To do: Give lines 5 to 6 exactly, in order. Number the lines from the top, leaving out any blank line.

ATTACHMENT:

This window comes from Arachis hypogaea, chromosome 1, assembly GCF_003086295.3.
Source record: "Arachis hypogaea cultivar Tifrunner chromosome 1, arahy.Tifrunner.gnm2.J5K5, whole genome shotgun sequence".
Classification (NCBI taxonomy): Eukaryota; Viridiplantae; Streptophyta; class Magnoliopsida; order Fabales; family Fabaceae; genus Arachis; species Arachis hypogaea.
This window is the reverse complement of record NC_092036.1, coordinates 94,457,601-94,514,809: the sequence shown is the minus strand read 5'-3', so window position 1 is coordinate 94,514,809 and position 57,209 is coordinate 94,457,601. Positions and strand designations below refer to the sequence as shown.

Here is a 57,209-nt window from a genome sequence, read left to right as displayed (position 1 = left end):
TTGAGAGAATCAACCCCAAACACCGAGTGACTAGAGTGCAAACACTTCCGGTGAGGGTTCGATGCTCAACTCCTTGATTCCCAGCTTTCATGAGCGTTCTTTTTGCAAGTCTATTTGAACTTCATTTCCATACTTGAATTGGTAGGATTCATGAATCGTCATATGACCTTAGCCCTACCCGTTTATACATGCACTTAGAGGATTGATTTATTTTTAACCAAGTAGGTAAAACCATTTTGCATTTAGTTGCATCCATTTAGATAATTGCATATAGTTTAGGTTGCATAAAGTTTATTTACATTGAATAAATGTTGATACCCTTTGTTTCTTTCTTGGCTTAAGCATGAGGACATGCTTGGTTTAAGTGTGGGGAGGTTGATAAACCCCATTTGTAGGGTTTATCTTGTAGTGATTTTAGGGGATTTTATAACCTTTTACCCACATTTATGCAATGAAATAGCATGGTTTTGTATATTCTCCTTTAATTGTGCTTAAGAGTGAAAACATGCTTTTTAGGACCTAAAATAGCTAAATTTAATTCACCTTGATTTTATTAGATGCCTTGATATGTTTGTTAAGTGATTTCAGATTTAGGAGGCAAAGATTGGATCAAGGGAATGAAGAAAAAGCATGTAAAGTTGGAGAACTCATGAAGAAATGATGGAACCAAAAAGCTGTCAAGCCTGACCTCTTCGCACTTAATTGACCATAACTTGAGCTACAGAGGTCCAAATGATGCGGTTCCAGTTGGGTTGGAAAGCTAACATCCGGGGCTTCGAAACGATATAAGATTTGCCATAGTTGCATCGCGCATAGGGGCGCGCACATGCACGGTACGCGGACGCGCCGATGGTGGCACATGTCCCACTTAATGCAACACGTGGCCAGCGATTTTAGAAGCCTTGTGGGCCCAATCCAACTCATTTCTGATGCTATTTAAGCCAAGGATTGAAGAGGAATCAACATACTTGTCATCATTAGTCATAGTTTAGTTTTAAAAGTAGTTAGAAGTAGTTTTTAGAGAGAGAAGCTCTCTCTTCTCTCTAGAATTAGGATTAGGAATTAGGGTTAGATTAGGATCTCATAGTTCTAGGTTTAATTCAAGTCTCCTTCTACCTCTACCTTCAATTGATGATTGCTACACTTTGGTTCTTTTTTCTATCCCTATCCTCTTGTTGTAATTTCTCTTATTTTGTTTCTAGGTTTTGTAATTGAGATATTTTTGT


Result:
Here is a 57,209-nt window from a genome sequence, read left to right as displayed (position 1 = left end):
TTGAGAGAATCAACCCCAAACACCGAGTGACTAGAGTGCAAACACTTCCGGTGAGGGTTCGATGCTCAACTCCTTGATTCCCAGCTTTCATGAGCGTTCTTTTTGCAAGTCTATTTGAACTTCATTTCCATACTTGAATTGGTAGGATTCATGAATCGTCATATGACCTTAGCCCTACCCGTTTATACATGCACTTAGAGGATTGATTTATTTTTAACCAAGTAGGTAAAACCATTTTGCATTTAGTTGCATCCATTTAGATAATTGCATATAGTTTAGGTTGCATAAAGTTTATTTACATTGAATAAATGTTGATACCCTTTGTTTCTTTCTTGGCTTAAGCATGAGGACATGCTTGGTTTAAGTGTGGGGAGGTTGATAAACCCCATTTGTAGGGTTTATCTTGTAGTGATTTTAGGGGATTTTATAACCTTTTACCCACATTTATGCAATGAAATAGCATGGTTTTGTATATTCTCCTTTAATTGTGCTTAAGAGTGAAAACATGCTTTTTAGGACCTAAAATAGCTAAATTTAATTCACCTTGATTTTATTAGATGCCTTGATATGTTTGTTAAGTGATTTCAGATTTAGGAGGCAAAGATTGGATCAAGGGAATGAAGAAAAAGCATGTAAAGTTGGAGAACTCATGAAGAAATGATGGAACCAAAAAGCTGTCAAGCCTGACCTCTTCGCACTTAATTGACCATAACTTGAGCTACAGAGGTCCAAATGATGCGGTTCCAGTTGGGTTGGAAAGCTAACATCCGGGGCTTCGAAACGATATAAGATTTGCCATAGTTGCATCGCGCATAGGGGCGCGCACATGCACGGTACGCGGACGCGCCGATGGTGGCACATGTCCCACTTAATGCAACACGTGGCCAGCGATTTTAGAAGCCTTGTGGGCCCAATCCAACTCATTTCTGATGCTATTTAAGCCAAGGATTGAAGAGGAATCAACATACTTGTCATCATTAGTCATAGTTTAGTTTTAAAAGTAGTTAGAAGTAGTTTTTAGAGAGAGAAGCTCTCTCTTCTCTCTAGAATTAGGATTAGGAATTAGGGTTAGATTAGGATCTCATAGTTCTAGGTTTAATTCAAGTCTCCTTCTACCTCTACCTTCAATTGATGATTGCTACACTTTGGTTCTTTTTTCTATCCCTATCCTCTTGTTGTAATTTCTCTTATTTTGTTTCTAGGTTTTGTAATTGAGATATTTTTGT